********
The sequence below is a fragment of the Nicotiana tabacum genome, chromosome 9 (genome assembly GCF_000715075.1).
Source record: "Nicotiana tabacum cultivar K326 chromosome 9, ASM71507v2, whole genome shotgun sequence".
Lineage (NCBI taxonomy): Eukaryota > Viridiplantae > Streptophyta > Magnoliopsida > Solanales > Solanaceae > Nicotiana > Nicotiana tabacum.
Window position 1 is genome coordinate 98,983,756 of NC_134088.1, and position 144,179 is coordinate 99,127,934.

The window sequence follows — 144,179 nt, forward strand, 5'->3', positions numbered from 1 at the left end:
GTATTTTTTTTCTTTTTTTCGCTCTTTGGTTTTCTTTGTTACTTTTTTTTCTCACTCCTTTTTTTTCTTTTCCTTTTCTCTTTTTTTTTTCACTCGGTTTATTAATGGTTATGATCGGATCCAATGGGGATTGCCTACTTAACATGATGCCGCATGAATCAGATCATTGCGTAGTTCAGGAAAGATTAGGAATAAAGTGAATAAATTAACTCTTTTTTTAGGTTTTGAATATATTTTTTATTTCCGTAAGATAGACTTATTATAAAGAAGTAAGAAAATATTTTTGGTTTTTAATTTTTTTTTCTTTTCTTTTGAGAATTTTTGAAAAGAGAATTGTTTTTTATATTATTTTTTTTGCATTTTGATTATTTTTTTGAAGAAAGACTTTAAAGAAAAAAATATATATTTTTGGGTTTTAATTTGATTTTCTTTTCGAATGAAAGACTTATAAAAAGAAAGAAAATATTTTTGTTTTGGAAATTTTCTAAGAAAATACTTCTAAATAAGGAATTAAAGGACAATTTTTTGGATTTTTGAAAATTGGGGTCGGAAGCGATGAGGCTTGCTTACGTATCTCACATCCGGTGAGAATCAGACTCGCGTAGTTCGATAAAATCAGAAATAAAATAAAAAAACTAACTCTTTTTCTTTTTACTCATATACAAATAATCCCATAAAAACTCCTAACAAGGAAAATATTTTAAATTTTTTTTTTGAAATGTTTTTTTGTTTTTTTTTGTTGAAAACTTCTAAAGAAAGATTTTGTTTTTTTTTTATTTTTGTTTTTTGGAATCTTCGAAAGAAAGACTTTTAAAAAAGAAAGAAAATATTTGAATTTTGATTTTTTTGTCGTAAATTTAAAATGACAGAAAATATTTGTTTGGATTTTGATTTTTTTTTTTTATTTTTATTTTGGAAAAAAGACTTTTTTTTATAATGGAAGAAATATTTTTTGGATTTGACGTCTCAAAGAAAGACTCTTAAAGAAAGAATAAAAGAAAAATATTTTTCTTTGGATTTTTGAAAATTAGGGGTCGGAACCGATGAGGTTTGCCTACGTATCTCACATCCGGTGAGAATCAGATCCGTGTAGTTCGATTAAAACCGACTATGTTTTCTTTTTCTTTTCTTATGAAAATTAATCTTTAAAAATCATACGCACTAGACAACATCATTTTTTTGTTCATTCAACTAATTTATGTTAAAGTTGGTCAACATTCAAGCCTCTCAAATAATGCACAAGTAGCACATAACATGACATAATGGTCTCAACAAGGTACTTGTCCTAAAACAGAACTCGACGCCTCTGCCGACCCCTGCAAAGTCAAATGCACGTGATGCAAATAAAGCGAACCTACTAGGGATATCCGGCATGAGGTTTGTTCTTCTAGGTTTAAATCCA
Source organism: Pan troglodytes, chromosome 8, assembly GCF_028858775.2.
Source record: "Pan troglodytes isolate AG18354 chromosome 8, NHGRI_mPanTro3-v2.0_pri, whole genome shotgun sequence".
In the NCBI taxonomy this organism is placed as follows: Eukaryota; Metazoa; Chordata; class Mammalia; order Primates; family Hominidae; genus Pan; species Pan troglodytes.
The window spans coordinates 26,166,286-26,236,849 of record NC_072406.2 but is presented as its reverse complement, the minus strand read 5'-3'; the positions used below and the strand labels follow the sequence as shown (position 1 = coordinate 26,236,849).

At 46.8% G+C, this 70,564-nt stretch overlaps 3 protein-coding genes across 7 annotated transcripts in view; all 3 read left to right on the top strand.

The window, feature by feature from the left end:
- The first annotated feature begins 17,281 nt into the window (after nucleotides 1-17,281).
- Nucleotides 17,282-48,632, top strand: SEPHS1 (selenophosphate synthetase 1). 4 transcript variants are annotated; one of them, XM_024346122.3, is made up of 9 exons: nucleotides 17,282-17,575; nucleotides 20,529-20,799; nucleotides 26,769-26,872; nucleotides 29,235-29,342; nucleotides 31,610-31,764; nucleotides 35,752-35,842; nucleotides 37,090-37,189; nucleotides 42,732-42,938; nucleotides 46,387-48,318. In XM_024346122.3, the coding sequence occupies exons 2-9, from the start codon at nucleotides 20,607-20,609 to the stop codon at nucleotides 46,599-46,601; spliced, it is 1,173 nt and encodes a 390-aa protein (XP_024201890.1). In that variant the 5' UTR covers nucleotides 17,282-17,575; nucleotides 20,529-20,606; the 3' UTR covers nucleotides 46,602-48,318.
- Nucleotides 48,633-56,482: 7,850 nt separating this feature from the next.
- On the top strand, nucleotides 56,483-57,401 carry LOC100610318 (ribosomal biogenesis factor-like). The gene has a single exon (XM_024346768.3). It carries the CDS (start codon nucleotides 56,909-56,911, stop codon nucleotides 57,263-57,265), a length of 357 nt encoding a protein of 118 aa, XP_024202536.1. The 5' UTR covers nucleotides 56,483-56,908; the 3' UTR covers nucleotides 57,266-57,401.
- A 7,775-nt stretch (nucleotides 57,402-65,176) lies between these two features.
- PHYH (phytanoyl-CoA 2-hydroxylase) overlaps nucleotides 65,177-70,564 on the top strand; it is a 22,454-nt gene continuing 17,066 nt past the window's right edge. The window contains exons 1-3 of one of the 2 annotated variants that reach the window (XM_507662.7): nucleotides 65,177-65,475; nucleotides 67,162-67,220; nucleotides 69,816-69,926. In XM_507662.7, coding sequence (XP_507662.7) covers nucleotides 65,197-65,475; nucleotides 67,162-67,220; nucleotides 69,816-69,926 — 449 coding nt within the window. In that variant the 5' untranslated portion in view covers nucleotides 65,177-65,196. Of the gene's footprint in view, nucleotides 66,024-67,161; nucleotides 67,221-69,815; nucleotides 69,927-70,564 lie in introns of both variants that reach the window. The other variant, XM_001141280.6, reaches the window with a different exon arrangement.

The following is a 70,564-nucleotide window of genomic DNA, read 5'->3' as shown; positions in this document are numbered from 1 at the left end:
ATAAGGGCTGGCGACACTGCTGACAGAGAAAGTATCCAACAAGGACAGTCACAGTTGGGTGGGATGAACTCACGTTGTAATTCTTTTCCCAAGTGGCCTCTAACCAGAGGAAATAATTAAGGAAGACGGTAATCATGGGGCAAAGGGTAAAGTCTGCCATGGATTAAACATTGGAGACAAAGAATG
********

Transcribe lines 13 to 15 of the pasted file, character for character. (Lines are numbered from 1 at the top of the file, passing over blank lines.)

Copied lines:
- The first annotated feature begins 17,281 nt into the window (after nucleotides 1-17,281).
- Nucleotides 17,282-48,632, top strand: SEPHS1 (selenophosphate synthetase 1). 4 transcript variants are annotated; one of them, XM_024346122.3, is made up of 9 exons: nucleotides 17,282-17,575; nucleotides 20,529-20,799; nucleotides 26,769-26,872; nucleotides 29,235-29,342; nucleotides 31,610-31,764; nucleotides 35,752-35,842; nucleotides 37,090-37,189; nucleotides 42,732-42,938; nucleotides 46,387-48,318. In XM_024346122.3, the coding sequence occupies exons 2-9, from the start codon at nucleotides 20,607-20,609 to the stop codon at nucleotides 46,599-46,601; spliced, it is 1,173 nt and encodes a 390-aa protein (XP_024201890.1). In that variant the 5' UTR covers nucleotides 17,282-17,575; nucleotides 20,529-20,606; the 3' UTR covers nucleotides 46,602-48,318.
- Nucleotides 48,633-56,482: 7,850 nt separating this feature from the next.